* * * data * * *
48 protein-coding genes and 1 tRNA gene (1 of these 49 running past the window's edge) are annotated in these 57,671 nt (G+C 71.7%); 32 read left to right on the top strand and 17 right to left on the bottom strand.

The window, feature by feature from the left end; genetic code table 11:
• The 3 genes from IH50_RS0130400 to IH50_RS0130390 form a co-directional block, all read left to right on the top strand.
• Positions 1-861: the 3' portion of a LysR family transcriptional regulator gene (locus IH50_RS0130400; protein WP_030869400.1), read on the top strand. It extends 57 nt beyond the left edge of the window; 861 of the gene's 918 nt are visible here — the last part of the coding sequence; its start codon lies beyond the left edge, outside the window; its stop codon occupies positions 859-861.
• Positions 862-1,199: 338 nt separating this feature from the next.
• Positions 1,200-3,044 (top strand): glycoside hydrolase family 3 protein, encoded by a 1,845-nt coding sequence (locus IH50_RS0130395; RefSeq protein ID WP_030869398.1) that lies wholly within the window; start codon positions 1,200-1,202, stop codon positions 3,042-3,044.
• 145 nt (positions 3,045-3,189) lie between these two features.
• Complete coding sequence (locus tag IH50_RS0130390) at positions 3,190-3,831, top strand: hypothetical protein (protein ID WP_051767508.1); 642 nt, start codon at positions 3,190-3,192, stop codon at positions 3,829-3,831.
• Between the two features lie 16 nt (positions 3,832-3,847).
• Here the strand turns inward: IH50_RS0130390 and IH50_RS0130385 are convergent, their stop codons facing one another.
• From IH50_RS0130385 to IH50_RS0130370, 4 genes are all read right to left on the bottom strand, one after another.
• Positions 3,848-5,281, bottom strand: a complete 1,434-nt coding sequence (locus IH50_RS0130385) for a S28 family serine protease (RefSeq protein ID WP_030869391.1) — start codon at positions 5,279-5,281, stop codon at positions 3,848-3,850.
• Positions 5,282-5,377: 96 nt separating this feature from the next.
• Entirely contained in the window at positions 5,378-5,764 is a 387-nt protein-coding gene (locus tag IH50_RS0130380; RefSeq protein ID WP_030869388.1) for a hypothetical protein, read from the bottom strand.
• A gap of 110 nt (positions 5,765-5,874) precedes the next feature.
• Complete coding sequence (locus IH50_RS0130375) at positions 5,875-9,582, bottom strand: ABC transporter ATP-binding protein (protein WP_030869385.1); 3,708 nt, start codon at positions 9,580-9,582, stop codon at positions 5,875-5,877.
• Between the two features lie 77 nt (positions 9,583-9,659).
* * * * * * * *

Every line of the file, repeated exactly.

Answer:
48 protein-coding genes and 1 tRNA gene (1 of these 49 running past the window's edge) are annotated in these 57,671 nt (G+C 71.7%); 32 read left to right on the top strand and 17 right to left on the bottom strand.

The window, feature by feature from the left end; genetic code table 11:
• The 3 genes from IH50_RS0130400 to IH50_RS0130390 form a co-directional block, all read left to right on the top strand.
• Positions 1-861: the 3' portion of a LysR family transcriptional regulator gene (locus IH50_RS0130400; protein WP_030869400.1), read on the top strand. It extends 57 nt beyond the left edge of the window; 861 of the gene's 918 nt are visible here — the last part of the coding sequence; its start codon lies beyond the left edge, outside the window; its stop codon occupies positions 859-861.
• Positions 862-1,199: 338 nt separating this feature from the next.
• Positions 1,200-3,044 (top strand): glycoside hydrolase family 3 protein, encoded by a 1,845-nt coding sequence (locus IH50_RS0130395; RefSeq protein ID WP_030869398.1) that lies wholly within the window; start codon positions 1,200-1,202, stop codon positions 3,042-3,044.
• 145 nt (positions 3,045-3,189) lie between these two features.
• Complete coding sequence (locus tag IH50_RS0130390) at positions 3,190-3,831, top strand: hypothetical protein (protein ID WP_051767508.1); 642 nt, start codon at positions 3,190-3,192, stop codon at positions 3,829-3,831.
• Between the two features lie 16 nt (positions 3,832-3,847).
• Here the strand turns inward: IH50_RS0130390 and IH50_RS0130385 are convergent, their stop codons facing one another.
• From IH50_RS0130385 to IH50_RS0130370, 4 genes are all read right to left on the bottom strand, one after another.
• Positions 3,848-5,281, bottom strand: a complete 1,434-nt coding sequence (locus IH50_RS0130385) for a S28 family serine protease (RefSeq protein ID WP_030869391.1) — start codon at positions 5,279-5,281, stop codon at positions 3,848-3,850.
• Positions 5,282-5,377: 96 nt separating this feature from the next.
• Entirely contained in the window at positions 5,378-5,764 is a 387-nt protein-coding gene (locus tag IH50_RS0130380; RefSeq protein ID WP_030869388.1) for a hypothetical protein, read from the bottom strand.
• A gap of 110 nt (positions 5,765-5,874) precedes the next feature.
• Complete coding sequence (locus IH50_RS0130375) at positions 5,875-9,582, bottom strand: ABC transporter ATP-binding protein (protein WP_030869385.1); 3,708 nt, start codon at positions 9,580-9,582, stop codon at positions 5,875-5,877.
• Between the two features lie 77 nt (positions 9,583-9,659).